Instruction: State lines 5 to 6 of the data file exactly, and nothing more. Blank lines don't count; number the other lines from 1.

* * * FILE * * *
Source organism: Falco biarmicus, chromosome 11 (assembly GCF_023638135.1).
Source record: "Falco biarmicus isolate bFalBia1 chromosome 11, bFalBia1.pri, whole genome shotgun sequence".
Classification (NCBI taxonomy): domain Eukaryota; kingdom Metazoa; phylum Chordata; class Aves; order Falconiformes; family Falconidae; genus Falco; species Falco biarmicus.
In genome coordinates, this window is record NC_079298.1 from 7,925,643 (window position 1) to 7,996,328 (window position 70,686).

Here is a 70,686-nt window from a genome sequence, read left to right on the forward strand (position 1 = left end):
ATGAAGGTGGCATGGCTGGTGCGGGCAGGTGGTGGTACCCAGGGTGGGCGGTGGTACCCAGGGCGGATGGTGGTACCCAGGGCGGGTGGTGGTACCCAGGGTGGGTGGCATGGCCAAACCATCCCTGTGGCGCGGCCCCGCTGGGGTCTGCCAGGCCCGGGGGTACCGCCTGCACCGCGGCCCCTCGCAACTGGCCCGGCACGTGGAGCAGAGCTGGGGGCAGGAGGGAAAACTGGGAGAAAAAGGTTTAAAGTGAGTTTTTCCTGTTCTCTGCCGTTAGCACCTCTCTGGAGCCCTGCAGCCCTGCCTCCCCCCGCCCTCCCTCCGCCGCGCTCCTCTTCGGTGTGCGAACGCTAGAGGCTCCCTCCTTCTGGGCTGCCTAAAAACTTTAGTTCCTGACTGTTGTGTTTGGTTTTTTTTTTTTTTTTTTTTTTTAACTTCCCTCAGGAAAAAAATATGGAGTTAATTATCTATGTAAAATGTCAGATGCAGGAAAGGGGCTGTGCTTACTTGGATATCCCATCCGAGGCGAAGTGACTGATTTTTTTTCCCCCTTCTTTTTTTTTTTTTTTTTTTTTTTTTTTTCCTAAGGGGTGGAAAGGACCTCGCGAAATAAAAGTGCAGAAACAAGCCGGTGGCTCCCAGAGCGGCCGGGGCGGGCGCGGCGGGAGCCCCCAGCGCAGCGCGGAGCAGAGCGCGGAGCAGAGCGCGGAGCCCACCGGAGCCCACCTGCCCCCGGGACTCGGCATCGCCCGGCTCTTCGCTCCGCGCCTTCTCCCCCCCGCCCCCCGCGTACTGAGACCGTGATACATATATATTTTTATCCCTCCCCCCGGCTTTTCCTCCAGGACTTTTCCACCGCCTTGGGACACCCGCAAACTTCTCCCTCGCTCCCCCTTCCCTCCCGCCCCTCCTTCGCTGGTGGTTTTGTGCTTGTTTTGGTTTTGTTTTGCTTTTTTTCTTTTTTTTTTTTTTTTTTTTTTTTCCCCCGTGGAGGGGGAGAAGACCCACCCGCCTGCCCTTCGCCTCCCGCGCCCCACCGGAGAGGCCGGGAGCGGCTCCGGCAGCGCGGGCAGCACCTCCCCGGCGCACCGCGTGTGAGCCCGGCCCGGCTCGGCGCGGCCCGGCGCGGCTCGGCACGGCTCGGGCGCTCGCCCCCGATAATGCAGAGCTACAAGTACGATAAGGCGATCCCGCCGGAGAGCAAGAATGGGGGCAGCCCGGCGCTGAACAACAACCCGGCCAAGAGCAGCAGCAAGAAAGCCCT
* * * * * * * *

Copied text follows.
Here is a 70,686-nt window from a genome sequence, read left to right on the forward strand (position 1 = left end):
ATGAAGGTGGCATGGCTGGTGCGGGCAGGTGGTGGTACCCAGGGTGGGCGGTGGTACCCAGGGCGGATGGTGGTACCCAGGGCGGGTGGTGGTACCCAGGGTGGGTGGCATGGCCAAACCATCCCTGTGGCGCGGCCCCGCTGGGGTCTGCCAGGCCCGGGGGTACCGCCTGCACCGCGGCCCCTCGCAACTGGCCCGGCACGTGGAGCAGAGCTGGGGGCAGGAGGGAAAACTGGGAGAAAAAGGTTTAAAGTGAGTTTTTCCTGTTCTCTGCCGTTAGCACCTCTCTGGAGCCCTGCAGCCCTGCCTCCCCCCGCCCTCCCTCCGCCGCGCTCCTCTTCGGTGTGCGAACGCTAGAGGCTCCCTCCTTCTGGGCTGCCTAAAAACTTTAGTTCCTGACTGTTGTGTTTGGTTTTTTTTTTTTTTTTTTTTTTTAACTTCCCTCAGGAAAAAAATATGGAGTTAATTATCTATGTAAAATGTCAGATGCAGGAAAGGGGCTGTGCTTACTTGGATATCCCATCCGAGGCGAAGTGACTGATTTTTTTTCCCCCTTCTTTTTTTTTTTTTTTTTTTTTTTTTTTTCCTAAGGGGTGGAAAGGACCTCGCGAAATAAAAGTGCAGAAACAAGCCGGTGGCTCCCAGAGCGGCCGGGGCGGGCGCGGCGGGAGCCCCCAGCGCAGCGCGGAGCAGAGCGCGGAGCAGAGCGCGGAGCCCACCGGAGCCCACCTGCCCCCGGGACTCGGCATCGCCCGGCTCTTCGCTCCGCGCCTTCTCCCCCCCGCCCCCCGCGTACTGAGACCGTGATACATATATATTTTTATCCCTCCCCCCGGCTTTTCCTCCAGGACTTTTCCACCGCCTTGGGACACCCGCAAACTTCTCCCTCGCTCCCCCTTCCCTCCCGCCCCTCCTTCGCTGGTGGTTTTGTGCTTGTTTTGGTTTTGTTTTGCTTTTTTTCTTTTTTTTTTTTTTTTTTTTTTTTCCCCCGTGGAGGGGGAGAAGACCCACCCGCCTGCCCTTCGCCTCCCGCGCCCCACCGGAGAGGCCGGGAGCGGCTCCGGCAGCGCGGGCAGCACCTCCCCGGCGCACCGCGTGTGAGCCCGGCCCGGCTCGGCGCGGCCCGGCGCGGCTCGGCACGGCTCGGGCGCTCGCCCCCGATAATGCAGAGCTACAAGTACGATAAGGCGATCCCGCCGGAGAGCAAGAATGGGGGCAGCCCGGCGCTGAACAACAACCCGGCCAAGAGCAGCAGCAAGAAAGCCCT